Caffeine coffee in pregnancy
New study review concludes that there is no safe level of caffeine consumption for pregnant women Image Credit: Michael Fallon/Unsplash

Women who are pregnant or trying to conceive should be advised to avoid caffeine because evidence suggests that maternal caffeine consumption is linked to negative pregnancy outcomes, say researchers.

The study, published in the journal BMJ Evidence Based Medicine, undertook a review of current evidence on caffeine-related pregnancy outcomes, to determine whether the recommended safe level of consumption for pregnant women is soundly based. Pregnant women have been advised that consuming a small amount of caffeine daily will not harm their baby.

The European Food Safety Authority (EFSA) set this level at 200 mg caffeine, which approximates to roughly two cups of moderate-strength coffee per day.

Through database searches, the research team from Reykjavik University in Iceland identified 1,261 English language peer-reviewed articles linking caffeine and caffeinated beverages to pregnancy outcomes. These were whittled down to 48 original observational studies and meta-analyses published in the past two decades reporting results for one or more of six major negative pregnancy outcomes.

Caffeine consumption can harm baby’s future health

The outcomes were miscarriage, stillbirth, low birth weight and/or small for gestational age, preterm birth, childhood acute leukaemia, and childhood obesity.

A total of 42 separate findings were reported in 37 observational studies; of these 32 found that caffeine significantly increased risk of adverse pregnancy outcomes and 10 found no or inconclusive associations.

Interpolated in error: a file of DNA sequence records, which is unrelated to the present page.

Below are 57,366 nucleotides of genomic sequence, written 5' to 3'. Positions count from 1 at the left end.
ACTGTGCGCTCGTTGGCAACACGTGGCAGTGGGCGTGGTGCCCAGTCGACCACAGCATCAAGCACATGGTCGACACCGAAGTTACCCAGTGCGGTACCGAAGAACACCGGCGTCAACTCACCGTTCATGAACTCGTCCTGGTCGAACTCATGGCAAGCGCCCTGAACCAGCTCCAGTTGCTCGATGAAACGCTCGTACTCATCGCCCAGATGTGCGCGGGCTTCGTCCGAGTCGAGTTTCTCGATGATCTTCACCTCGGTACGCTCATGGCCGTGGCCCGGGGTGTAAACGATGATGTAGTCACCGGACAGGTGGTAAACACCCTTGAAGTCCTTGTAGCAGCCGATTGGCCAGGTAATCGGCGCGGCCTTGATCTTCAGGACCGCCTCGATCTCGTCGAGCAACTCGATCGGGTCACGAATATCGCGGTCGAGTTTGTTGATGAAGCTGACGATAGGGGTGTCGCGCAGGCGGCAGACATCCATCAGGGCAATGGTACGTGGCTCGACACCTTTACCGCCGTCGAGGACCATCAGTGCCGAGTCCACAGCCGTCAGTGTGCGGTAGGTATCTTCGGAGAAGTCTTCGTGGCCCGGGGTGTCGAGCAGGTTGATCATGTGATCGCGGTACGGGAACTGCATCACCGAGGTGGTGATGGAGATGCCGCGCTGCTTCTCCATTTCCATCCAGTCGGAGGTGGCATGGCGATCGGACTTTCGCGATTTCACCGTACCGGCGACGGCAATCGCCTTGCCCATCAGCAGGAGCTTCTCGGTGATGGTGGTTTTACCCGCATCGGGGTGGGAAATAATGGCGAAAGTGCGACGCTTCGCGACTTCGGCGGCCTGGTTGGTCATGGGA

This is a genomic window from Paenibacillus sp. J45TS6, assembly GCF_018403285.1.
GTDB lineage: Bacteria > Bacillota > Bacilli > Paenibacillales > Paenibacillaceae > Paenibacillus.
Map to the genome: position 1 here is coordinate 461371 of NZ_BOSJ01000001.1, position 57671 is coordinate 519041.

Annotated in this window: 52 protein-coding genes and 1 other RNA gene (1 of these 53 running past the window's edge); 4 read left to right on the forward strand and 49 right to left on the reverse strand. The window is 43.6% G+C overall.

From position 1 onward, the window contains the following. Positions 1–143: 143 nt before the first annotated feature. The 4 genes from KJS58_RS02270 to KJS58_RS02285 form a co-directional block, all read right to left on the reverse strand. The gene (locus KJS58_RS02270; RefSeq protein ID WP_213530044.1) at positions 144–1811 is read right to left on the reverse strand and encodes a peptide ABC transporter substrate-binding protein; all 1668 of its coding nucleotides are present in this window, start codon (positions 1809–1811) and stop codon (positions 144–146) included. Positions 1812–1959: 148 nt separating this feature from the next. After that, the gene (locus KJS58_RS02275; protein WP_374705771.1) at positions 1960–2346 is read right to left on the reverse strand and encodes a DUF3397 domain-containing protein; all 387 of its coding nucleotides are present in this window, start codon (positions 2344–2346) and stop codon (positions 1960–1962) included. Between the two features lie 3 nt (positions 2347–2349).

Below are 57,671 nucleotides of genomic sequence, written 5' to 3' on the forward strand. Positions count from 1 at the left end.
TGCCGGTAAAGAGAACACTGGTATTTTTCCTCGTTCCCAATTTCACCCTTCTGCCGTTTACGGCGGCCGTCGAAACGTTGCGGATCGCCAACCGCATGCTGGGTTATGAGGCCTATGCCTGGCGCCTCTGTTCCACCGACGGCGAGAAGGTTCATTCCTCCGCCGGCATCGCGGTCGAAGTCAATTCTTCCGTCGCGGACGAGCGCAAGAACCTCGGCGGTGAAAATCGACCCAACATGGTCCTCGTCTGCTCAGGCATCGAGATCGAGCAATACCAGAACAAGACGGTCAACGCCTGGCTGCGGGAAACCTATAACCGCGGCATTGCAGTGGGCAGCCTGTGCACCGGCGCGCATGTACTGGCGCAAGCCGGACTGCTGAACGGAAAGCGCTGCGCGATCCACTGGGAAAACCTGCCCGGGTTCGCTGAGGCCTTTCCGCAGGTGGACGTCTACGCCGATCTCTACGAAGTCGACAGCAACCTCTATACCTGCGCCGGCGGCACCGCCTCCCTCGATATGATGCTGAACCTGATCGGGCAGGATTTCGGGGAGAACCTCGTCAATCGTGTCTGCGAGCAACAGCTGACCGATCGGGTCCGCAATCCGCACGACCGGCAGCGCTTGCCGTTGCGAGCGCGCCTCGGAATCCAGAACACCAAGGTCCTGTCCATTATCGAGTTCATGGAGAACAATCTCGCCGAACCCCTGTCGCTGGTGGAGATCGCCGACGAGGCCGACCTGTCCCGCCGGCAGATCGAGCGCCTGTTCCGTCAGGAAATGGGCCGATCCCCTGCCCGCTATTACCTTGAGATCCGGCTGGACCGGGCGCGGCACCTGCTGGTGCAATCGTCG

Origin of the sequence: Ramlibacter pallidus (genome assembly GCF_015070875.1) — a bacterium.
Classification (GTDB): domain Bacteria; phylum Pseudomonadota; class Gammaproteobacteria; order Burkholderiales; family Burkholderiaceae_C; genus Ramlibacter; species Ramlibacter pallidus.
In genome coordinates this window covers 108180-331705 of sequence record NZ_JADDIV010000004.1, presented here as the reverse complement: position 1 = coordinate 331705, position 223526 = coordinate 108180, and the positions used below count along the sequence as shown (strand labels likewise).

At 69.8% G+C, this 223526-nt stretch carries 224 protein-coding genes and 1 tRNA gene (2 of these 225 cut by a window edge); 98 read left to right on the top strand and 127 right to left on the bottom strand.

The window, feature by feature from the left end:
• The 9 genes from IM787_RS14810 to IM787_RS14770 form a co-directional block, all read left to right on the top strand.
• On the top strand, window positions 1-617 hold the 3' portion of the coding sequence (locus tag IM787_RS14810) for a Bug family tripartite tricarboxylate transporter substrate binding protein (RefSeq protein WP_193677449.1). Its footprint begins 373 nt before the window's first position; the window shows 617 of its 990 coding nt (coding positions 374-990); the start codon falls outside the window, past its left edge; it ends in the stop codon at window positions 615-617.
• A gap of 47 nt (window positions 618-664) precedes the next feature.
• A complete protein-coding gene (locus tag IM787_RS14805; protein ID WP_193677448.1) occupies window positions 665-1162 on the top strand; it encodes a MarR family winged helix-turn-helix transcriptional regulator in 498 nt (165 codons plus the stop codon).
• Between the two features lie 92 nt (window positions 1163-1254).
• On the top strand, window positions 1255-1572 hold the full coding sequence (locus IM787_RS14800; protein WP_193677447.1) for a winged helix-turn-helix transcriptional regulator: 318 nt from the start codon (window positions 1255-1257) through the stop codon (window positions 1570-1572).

The caffeine-related risk was reported with moderate to high levels of consistency for all pregnancy outcomes except preterm birth.

Eleven studies reported on the findings of 17 meta-analyses, and in 14 of this maternal caffeine consumption was associated with increased risk for four adverse outcomes: miscarriage, stillbirth, low birth weight and/or small for gestational age, and childhood acute leukaemia. The three remaining meta-analyses did not find an association between maternal caffeine consumption and preterm birth.

The author pointed out that the results could be impacted by other confounding factors, such as the recall of caffeine consumption, maternal cigarette smoking and most importantly pregnancy symptoms.

Pregnancy symptoms such as nausea and vomiting in early pregnancy are predictive of a healthy pregnancy and women who experience them are likely to reduce their caffeine intake.

"The cumulative scientific evidence supports pregnant women and women contemplating pregnancy being advised to avoid caffeine," the study authors wrote.